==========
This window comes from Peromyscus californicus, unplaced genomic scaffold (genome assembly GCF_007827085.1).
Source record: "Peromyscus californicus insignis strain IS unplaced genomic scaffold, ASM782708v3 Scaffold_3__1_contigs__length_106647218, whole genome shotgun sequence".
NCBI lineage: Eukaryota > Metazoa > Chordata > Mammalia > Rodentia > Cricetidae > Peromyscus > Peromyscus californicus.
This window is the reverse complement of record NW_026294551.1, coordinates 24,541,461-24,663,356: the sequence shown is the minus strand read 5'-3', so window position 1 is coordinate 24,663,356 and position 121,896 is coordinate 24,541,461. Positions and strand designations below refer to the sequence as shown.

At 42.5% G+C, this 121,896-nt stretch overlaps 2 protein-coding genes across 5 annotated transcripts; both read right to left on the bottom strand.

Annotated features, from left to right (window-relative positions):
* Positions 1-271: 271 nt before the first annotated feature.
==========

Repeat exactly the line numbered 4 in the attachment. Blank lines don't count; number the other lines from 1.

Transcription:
This window is the reverse complement of record NW_026294551.1, coordinates 24,541,461-24,663,356: the sequence shown is the minus strand read 5'-3', so window position 1 is coordinate 24,663,356 and position 121,896 is coordinate 24,541,461. Positions and strand designations below refer to the sequence as shown.